Despite being Australia's self appointed champion of viognier, I used to think Yalumba held a single ace in their pack when it came to the white Rhône variety. However, recent years have caused a rethink on my behalf, as Louisa Rose and her team are fashioning more complexity and restrained elegance into their entry level wines. The Eden Valley Viognier in particular, is starting to show flashes of becoming a mini-Virgilius.
Apparently lacking the savoury elegance and charm I'd hoped for, the 2010 Eden Valley Viognier initially opts towards a primary, fruit driven fragrance of tinned peaches, apricot juice and lychees, with a floral, rose petal-like edge contradicted by a spiky, erratic hit of exotic spice. It does flirt with pungency on the nose and I might look over this at a speed tasting, but then, as if right on cue, the palate comes forth and saves the day, by delivering a bright, long and creamy expression of well controlled varietal flavour. It's bold and slightly unctuous, unleashing a real mouthful of white peach, apricot skin and citrus zest characters, before it finishes long with creamy apricot notes and a penetrative framework of glistening, grapefruit-like acids, all washed around the mouth with a touch of phenolic fuzz which dances to a funky beat whilst staying true to the rhythm. For a pungently varietal, fruity viognier, it works.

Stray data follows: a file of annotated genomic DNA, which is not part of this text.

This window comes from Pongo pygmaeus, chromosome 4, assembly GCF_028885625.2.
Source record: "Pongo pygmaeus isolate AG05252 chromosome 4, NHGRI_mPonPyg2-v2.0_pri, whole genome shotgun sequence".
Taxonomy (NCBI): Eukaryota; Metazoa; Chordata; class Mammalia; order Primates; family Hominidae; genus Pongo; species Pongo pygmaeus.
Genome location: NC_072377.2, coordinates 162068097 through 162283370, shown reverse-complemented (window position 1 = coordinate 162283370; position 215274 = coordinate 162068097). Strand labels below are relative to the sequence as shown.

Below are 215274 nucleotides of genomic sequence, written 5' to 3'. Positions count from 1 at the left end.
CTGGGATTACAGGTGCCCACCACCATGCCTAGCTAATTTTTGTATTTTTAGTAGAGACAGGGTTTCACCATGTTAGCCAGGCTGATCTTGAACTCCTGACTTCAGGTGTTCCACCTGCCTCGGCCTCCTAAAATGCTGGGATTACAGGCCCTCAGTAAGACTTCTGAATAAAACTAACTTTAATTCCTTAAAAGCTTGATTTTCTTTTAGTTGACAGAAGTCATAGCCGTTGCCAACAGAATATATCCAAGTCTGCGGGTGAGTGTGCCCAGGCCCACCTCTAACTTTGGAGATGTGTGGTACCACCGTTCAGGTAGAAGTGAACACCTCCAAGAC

ü I generally don't go for viogniers like this and on inspection of the nose I thought; 'ooh. Looks like another one of those viogniers Chris.' But amazingly, it's a load of fun to drink. It is quite (stone) fruity and vaguely phenolic in the typical viognier way, but its textural richness, penetrative length and balancing acids complete a fine wine. It ain't no mini-Virgilius though. Drink to 2013.